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Introduction to editing with the Source Editor

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Editing Introduction to editingEditing with the Source Editor
Infoboxes Creating Portable Infoboxes

I haven't written a blog in 2 years so here goes.
Also be forewarned the my writing style is very bland, so if it gets boring, take a break, do something else, come back and start reading again. :)

In this blog we will be exploring the features of the (much better, in my opinion,) source editor and how to do things in this editor much more efficiently than the visual ones. The source editor allows us to directly modify the "source" of the editor, hence its name.

Editing Text (Plain Text, Bolding, Italicizing, Headers)

The difference between source and visual when editing pure textual things is virtually no difference. Plain text is plain text.

However, more "advanced" things (in comparison to just plain text) like bolding, italicizing, formatting text require more than just a few button clicks. Also, in visual, there is a dropdown for headers, while in source, it's much easier to modify.

Bolding & Italicizing

For quick reference, italicizing and bolding:

  • ''Sample text'' italicizes the text
    • Simply put two apostrophes (not quotation marks) before and after the text you want to italicize.
  • '''Sample text''' bolds the text
    • Similar to italicization, you use apostrophes, but use three this time.


Creating headers is easy!

  • Header 2 (<h2> in HTML): ==Your Header Title==
  • Header 3 (<h3> in HTML): ===Your Header Title===
  • Header 4 (<h4> in HTML): ====Your Header Title====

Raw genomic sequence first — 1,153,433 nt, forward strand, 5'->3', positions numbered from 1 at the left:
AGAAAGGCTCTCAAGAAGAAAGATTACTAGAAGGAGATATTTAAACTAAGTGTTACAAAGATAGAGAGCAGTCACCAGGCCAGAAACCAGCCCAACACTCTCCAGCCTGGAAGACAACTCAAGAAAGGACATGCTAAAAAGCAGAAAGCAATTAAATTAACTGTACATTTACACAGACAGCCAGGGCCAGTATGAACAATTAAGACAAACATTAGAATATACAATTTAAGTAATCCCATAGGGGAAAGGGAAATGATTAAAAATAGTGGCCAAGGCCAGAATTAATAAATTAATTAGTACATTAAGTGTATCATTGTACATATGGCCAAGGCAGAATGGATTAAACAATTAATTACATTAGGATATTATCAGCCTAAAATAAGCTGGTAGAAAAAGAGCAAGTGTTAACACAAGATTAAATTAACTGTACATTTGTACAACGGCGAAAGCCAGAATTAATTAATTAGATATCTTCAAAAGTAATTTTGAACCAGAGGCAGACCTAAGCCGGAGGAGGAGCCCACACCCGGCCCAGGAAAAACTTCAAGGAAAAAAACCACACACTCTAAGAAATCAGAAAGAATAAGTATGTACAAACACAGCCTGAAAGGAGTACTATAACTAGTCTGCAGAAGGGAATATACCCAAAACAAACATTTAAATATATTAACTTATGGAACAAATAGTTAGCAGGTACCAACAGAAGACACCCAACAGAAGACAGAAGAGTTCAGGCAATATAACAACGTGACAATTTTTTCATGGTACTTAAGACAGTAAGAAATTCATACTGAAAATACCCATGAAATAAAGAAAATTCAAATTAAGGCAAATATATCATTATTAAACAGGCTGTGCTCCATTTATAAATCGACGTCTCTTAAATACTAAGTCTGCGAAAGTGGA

• Header 5 (<h2> in HTML): =====Your Header Title=====
  • Header 6 (<h2> in HTML): ======Your Header Title======

Creating Links

This is one of the more commonly used things: links. The syntax itself is very simple:

  • [[Sample page]]
  • [[Sample page]]s
    • This also links to "Sample page" but it displays as "Sample pages" (Sample pages)
    • This is useful when the page name is singular, but you want to display it as plural
  • [[Sample page|replace]]
    • This also links to "Sample page" but is displayed as "replace" (replace)
    • This is useful when there is no need to display the page's actual title; fits well when what is displayed flows well with the sentence

As you can see, all three link to "Sample page" but display differently

External links are done so:

  • []
    • Links to [1], nothing after the external link just returns [x], x being a numerical digit
  • [ Google]
    • Links to Google, adding word(s) after the external link makes them show up instead

Images, Videos and the sort

The general syntax of displaying files is very similar to links, as they both use square brackets.

For most purposes, the following model should do well for any situation:

[[ File: Filename . fileextension | thumb | caption | size | alignment | link= ]][1]

I will now being to explain all the elements of this model:

  • Filename - Just your file's name, verbatim (REQUIRED)
  • fileextension - This is your file's extension (png, gif, jpg, jpeg, ico, pdf, svg, odt, ods, odp, odg, odc, odf, odi, odm, ogg, ogv, oga), should be in the title of your file along with the name (REQUIRED FOR IMAGES AND SOUNDS)
  • thumb - This makes the file a thumbnail
  • caption - This adds a caption to the file, it only works when "thumb" is present
  • size - This sets the size of the file, either in px (pixels) or percent (introduced since Darwin); I believe if you only put one dimension, it sets the height width[2], if you put both (as in 10x10px), it scales the file according to it's height width as well, without modifying the image in any way (stretching, etc.).
  • alignment - Self explanatory, either align the file, left, right, or center
  • link= - Add the name of the page which the image will link to; leaving it blank will make the image unclickable

In the model, it is required to have at the very least [[File:Filename.fileextension]] for images and sound files, and [[File:Filename]] for videos.

Next will be how to combine several images into a gallery, slideshow, or slider.

Galleries, Slideshows, and Sliders